When you’re in law school, it’s easy to view your summer through a singular lens. This lens comprises of one in which you find a summer job in the US, work as hard as you can, pray to get an offer for the next summer, or if you’re a 3L, a permanent offer for a full time post. Very rarely do we ever learn of alternative summer options, such as working abroad or even less of studying abroad. In fact, I was entirely unaware that the latter was even an option until I was on my way out of law school. Now I must concede that I do understand the justification for the lack of publicity surrounding study abroad programs. I mean, these programs are not cheap, and they would require law students to spend their summer paying additional tuition instead of earning money to offset some of the hefty tuition costs they’ve racked up during the year. However, it’s extremely important for students to be aware of these programs because they can be essential towards career development, depending on your selected career path.
When Should You Consider Studying Abroad For The Summer?
I would recommend considering a study abroad program if you have an interest in practicing international law. Yes, you can certainly enroll in the international law classes at your school. In fact, I highly recommend that you do so. However, considering the specialized nature of this practice, it would be beneficial for your knowledge and network development if you completed additional courses abroad. Landing a job in international law is extremely difficult, therefore obtaining a firsthand immersive education, would certainly give you an edge over your peers in the US pursuing opportunities without this added experience. Additionally, studying abroad gives you a better opportunity to search for jobs abroad.
Study abroad programs typically cover courses such as: International Human Rights Law, International IP Law and International Business Transactions. There are also Comparative Law courses and specialized courses that focus on practice areas within specific jurisdictions such as: Chinese and Japan Business Law and South Africa’s Constitution.
Where Do You Find Study Abroad Programs?
Finding these programs may be a bit tricky but accessible if you do some digging. Many study abroad programs are instituted by US based law schools that partner with law schools abroad. Typically, these programs are not restricted to just student’s enrolled at the law school but to all students. I would recommend starting your search with your own law school. They may already have a program in place or at the very least an advisor who can guide you through the application process for another program. If that route fails, you can certainly look to the handy world wide web. The American Bar Association has an extensive list of study abroad programs along with their requirements. This is an excellent resource if you’re pursuing this venture.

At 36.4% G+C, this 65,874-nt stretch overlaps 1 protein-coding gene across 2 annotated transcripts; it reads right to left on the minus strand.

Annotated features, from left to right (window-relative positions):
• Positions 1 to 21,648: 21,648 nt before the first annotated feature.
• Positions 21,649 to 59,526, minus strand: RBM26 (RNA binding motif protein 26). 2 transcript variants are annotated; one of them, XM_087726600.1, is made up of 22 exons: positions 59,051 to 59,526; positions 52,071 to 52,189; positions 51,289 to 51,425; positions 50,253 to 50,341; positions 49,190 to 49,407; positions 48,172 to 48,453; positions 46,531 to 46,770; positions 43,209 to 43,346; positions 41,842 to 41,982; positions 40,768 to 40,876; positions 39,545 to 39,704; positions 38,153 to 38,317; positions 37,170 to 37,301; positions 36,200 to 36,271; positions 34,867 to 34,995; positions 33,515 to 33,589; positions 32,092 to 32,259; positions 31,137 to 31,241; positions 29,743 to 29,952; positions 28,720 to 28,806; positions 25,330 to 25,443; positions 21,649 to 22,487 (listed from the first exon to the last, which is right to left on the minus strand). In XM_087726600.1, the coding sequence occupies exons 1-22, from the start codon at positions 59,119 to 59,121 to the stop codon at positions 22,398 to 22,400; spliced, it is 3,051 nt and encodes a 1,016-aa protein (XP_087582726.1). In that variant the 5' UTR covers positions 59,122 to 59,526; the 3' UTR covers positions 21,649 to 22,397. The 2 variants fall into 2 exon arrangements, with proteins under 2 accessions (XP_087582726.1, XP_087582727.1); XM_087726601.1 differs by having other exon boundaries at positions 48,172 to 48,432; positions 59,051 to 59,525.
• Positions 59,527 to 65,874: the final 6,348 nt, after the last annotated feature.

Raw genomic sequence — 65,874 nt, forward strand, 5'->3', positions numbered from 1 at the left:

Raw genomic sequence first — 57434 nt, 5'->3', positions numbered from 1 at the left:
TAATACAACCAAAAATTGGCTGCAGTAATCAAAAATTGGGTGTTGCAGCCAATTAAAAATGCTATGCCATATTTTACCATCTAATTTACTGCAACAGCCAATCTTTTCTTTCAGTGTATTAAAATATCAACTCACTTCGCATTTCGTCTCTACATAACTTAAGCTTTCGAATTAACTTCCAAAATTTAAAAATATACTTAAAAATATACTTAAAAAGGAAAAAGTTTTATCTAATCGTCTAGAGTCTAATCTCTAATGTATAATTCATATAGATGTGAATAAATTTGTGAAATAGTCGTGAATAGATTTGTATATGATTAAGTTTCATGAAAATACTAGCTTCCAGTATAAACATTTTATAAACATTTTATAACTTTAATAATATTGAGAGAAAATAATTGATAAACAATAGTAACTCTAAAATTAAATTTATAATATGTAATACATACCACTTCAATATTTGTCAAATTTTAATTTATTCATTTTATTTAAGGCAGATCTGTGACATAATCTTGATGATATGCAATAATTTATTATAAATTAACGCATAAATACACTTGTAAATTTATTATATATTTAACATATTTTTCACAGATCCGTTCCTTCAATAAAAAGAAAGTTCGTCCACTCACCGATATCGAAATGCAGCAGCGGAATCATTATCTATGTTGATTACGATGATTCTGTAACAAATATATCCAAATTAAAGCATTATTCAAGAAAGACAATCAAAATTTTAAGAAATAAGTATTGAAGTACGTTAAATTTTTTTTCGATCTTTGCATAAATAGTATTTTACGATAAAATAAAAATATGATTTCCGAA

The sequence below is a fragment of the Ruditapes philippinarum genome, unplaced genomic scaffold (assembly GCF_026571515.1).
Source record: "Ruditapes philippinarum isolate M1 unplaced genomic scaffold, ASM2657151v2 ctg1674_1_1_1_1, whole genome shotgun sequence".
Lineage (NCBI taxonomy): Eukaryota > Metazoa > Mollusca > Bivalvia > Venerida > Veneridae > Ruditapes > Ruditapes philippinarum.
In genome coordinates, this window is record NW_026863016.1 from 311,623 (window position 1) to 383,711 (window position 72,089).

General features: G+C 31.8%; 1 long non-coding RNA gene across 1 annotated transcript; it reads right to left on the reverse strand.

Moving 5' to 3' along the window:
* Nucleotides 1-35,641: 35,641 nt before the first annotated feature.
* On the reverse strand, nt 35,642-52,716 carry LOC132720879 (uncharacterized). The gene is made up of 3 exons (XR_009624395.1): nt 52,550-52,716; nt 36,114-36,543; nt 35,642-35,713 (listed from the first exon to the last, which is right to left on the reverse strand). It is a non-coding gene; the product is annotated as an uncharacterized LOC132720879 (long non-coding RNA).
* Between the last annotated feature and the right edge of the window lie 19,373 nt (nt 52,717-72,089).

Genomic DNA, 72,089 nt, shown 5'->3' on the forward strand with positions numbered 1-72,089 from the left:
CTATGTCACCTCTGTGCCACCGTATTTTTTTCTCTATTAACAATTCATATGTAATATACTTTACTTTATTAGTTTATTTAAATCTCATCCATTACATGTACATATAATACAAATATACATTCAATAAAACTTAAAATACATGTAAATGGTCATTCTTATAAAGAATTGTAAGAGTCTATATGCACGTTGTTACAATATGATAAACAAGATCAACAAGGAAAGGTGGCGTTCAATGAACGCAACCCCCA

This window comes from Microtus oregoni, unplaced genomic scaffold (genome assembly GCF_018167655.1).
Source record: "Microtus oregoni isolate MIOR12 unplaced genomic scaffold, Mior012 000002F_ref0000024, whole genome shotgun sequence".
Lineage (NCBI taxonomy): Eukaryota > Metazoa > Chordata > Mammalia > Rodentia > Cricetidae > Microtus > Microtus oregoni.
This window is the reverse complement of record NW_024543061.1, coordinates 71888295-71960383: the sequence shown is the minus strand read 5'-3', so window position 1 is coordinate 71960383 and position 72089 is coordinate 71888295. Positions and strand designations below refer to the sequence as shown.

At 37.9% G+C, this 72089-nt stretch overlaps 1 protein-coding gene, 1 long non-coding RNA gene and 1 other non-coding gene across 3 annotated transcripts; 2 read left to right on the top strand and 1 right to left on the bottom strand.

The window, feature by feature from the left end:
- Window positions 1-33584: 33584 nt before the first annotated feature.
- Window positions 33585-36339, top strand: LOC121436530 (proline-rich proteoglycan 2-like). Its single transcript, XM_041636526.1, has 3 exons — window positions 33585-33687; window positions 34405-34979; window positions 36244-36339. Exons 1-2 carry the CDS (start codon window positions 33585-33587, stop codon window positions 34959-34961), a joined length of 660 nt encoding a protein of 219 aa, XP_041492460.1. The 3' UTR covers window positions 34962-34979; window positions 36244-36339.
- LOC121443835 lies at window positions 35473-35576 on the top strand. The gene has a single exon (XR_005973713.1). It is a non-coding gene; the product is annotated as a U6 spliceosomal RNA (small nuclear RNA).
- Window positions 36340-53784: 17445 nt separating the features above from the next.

How Will I Pay For It?
As I mentioned earlier, study abroad programs typically require an additional tuition cost. The good news is that these costs will likely be way less than what you pay for a semester in the US. However, it can be difficult to justify paying these costs while your peers are racking up some big bucks in a traditional summer associate role. Making this decision will really weigh heavily on your career path. However, no need to worry, if you do make this choice there are opportunities to assist with funding.
I would recommend checking with your school to seek out grant/scholarship opportunities. They may already have this option in place and if not, you could take the step to request this. Depending on your career goals and your relationship with school advisors, they may be willing to assist you. Also you can seek out scholarship and grant opportunities online or take out a loan to assist with funding.
Will My Credits Transfer?
The quick answer to this question is yes! However, there are certain criteria that the ABA has outlined to guide credit transfers. Therefore, I recommend cross referencing your program of choice with these guidelines to confirm whether your credits will transfer before committing to a program. As you make this choice, I implore you to not just focus on this as a financial loss and view this as a prospective financial gain. Added credits during the summertime means the less credits that you have to complete once you’re back at school in the US. This opens the door for you to take on a part time job opportunity during the year with your added time. Many firms still have a need for a law clerk or two after the summer ends, therefore, this could be a great financial opportunity which could ultimately add up to more money than you would have gained during a 6-10 week summer job.
Three years of law school passes by really quickly! I recommend being open to alternative opportunities such as studying abroad, as it could truly be essential to kick starting your legal career.
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